14th May 2000
Editorial/Opinion| Business| Sports|
Sports Plus| Mirror Magazine
By Alfreda de SilvaA day for celebrating mothers - that's what today is. A remembering of this segment of society, who because of this symbiotic relationship with their offspring, make the world tick. A special day for them means that they are shown appreciation, no matter what their station in life is.
A sourcebook of American women's poetry edited by Marilyn Sewell and titled 'Claiming the Spirit Within' does just that. It gives a special place to the minutiae of the everyday and the common place, in mothers' lives so often taken for granted.
These poets have got at the heart of the joys, fears and tribulations of mothers in universal situations.
They take stock of generations of mothers who play their part on the stage they create. They point to the importance of identity in mothers' lives; the defiance with which these characters face seemingly impossible challenges; the way they relate to the earth and its creatures and teach their daughters about the simple blessings like family, friendship and love.
Conception and birthing are the strengths of a mother's kingdom as are mothering and caring. She knows to handle compassion, the day's many occupations and ageing. They are her birthright.
In her poem My Mother Susan Griffin states:
"At the centre of the earth there is a mother,
Great-grandmother, grandmother and mother talk to us, teach us and hold up for our benefit situations with which we can interact emotionally.
We have portraits of mothers working under extremely difficult circumstances as in Restaurant by Maxine Hong Kingston where two women stand in for a cook who is ill.
I lose my size. I am a bent over
In The Piemaker by Liz Max, a mother rises before the dawn and goes down to her kitchen to begin her work - sheer drudgery and monotony that she veils behind her dreaming.
I always thought I'd have little girls
The next extract I've chosen is an example of a mother who makes an unbearable sacrifice. It's by Alicia Ostiker and is called Surviving (excerpt):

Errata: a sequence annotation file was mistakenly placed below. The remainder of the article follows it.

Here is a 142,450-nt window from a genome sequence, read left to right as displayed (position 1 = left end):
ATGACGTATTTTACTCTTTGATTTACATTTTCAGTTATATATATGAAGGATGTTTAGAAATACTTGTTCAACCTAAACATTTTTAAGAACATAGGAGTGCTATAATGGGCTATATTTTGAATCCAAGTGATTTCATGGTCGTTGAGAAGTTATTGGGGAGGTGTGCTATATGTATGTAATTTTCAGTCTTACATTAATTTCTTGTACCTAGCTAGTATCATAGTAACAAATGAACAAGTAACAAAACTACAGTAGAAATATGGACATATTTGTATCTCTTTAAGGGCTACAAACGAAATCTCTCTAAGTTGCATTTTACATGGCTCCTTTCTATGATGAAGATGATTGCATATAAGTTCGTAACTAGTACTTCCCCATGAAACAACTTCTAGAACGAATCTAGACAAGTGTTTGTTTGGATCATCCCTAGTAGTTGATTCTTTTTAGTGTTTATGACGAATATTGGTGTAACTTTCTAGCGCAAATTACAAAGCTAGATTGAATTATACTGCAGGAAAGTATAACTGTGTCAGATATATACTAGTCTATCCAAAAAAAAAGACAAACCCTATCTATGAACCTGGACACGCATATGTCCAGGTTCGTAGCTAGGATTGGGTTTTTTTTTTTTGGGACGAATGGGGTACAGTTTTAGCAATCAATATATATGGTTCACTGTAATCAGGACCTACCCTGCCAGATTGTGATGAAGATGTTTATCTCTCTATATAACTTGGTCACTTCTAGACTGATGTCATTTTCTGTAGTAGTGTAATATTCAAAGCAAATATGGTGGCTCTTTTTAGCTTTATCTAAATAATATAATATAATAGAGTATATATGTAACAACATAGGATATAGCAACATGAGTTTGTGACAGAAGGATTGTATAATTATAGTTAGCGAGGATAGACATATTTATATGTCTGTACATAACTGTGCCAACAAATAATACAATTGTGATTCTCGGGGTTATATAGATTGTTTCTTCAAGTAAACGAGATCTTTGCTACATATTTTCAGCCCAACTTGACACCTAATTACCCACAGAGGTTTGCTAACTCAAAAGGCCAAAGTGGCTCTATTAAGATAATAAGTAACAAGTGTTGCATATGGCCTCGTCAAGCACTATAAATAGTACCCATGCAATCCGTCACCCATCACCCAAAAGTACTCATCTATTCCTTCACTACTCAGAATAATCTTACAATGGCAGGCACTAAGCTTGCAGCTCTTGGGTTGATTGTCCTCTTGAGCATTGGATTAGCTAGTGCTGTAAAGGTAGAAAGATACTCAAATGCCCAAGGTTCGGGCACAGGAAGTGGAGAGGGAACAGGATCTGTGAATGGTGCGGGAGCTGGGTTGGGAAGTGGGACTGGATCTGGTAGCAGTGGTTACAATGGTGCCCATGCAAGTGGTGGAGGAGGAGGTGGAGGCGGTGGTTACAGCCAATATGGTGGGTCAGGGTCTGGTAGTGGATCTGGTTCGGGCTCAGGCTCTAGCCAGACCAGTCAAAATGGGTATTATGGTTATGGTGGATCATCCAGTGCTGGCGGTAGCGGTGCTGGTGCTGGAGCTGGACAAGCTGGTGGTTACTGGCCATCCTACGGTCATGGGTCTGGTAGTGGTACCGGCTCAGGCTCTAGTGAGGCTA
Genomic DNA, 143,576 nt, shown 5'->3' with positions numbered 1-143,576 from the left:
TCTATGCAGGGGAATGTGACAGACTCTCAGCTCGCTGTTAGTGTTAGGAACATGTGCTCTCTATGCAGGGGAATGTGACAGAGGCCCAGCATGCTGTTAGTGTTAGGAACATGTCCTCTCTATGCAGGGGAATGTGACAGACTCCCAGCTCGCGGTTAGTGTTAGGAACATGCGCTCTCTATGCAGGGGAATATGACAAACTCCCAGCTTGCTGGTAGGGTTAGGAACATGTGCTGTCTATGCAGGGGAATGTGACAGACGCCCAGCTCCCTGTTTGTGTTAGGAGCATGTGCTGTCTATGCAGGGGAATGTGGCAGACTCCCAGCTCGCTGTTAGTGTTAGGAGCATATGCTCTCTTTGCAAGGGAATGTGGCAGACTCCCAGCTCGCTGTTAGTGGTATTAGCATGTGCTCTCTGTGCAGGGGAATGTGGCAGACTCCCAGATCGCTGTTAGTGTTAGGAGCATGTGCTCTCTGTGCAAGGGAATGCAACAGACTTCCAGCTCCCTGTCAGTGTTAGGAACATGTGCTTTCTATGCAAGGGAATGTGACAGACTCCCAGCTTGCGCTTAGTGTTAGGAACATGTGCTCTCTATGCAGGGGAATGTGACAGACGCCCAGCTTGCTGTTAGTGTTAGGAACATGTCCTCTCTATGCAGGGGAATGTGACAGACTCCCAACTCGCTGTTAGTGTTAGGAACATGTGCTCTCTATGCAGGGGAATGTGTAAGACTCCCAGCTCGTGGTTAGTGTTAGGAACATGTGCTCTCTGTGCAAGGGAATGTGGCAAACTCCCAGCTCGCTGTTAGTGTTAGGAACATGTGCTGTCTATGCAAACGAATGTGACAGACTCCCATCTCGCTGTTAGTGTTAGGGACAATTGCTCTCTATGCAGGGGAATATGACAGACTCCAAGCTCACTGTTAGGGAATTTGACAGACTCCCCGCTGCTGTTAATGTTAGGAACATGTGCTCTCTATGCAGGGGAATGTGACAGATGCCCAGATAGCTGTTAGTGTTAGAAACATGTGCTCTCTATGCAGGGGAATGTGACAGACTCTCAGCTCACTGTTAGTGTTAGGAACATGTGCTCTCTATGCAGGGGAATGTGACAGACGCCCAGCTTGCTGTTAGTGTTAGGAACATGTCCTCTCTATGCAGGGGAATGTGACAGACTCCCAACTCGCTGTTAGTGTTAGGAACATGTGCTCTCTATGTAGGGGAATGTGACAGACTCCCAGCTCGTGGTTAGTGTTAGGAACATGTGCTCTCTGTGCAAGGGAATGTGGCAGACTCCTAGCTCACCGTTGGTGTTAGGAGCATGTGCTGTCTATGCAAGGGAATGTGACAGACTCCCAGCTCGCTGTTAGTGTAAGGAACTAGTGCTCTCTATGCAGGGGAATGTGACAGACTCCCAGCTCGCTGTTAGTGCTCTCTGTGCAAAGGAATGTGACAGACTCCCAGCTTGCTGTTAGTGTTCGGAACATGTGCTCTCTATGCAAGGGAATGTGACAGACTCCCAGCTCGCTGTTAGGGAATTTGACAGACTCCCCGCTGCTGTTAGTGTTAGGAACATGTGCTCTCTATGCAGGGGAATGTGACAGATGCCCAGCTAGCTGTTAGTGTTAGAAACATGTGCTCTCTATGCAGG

Mother, chatterer, I ask you also,
In Christmas Eve: My mother dressing by Toi Derricotte, we have the pathos of a child watching a work-worn mother getting ready to change her image for Christmas:
Now I remember her hands, her poor hands
Florence Weinberger's poem The Power in My Mother's Arms brings memories of her special way of cooking, and the change brought about by her death:
To every celebration
All over the world mothers are combining their careers with looking after their children and doing all sorts of household chores without letting go of that still small place for dreaming.
Peggy Garrison has it in Mother Notes for Elaine:
So during these blessed 20 minutes
This writing steers away from the sentimental. Loss is acknowledged without maudlin self-pity.
Poem in September for my Mother's birthday by Judith Sornberger is a sensitive and meaningful walk through the woods by a dying mother and her daughter.
It draws its imagery from the Red Riding Hood story:
Mother this is not the view
These women know joy and grief, anger, love and loss, gain and sacrifice.
They have come to terms with ageing and dying.
Things and people
By Prof. J. B. DisanayakaWhen communicating, it is necessary to describe people and things, either because we like to express our opinions or because we need to evaluate them. Different languages have different ways of doing so.
Most languages including Sinhala use an 'adjective', to make such evaluations: lassana (pretty); loku (big); unu (hot, warm); and la:ba (cheap).
These words usually occur before nouns to modify them: lassana kella (pretty girl); loku geval ( big houses); unu vatura (hot water) and la: ba pot ( cheap books).
Adjectives can also occur after nouns, but when that happens, there is a verb, such as 'is' or 'are' to link the noun and the adjective:
The girl is pretty; Houses are big; Water is hot; and Books are cheap.
Sinhala, however, uses no verb but adds the particle 'y' after the adjective:
kella lassana-y (the girl is pretty); geval loku-y (Houses
are big); Vatura unu-y (Water is hot) and pot la: ba-y (Books
Madhubashini wanted them to participate in the launch of her book, Contemporary Sinhala Fiction: Some Writers and Their Writing. And they had responded enthusiastically. She walked up to each of them (they were seated with the rest of the audience) and handed over a book where each had been featured with a profile and an English translation of one of their creative pieces. The book presentation was sponsored by The Sunday Times and the National Youth Services Council.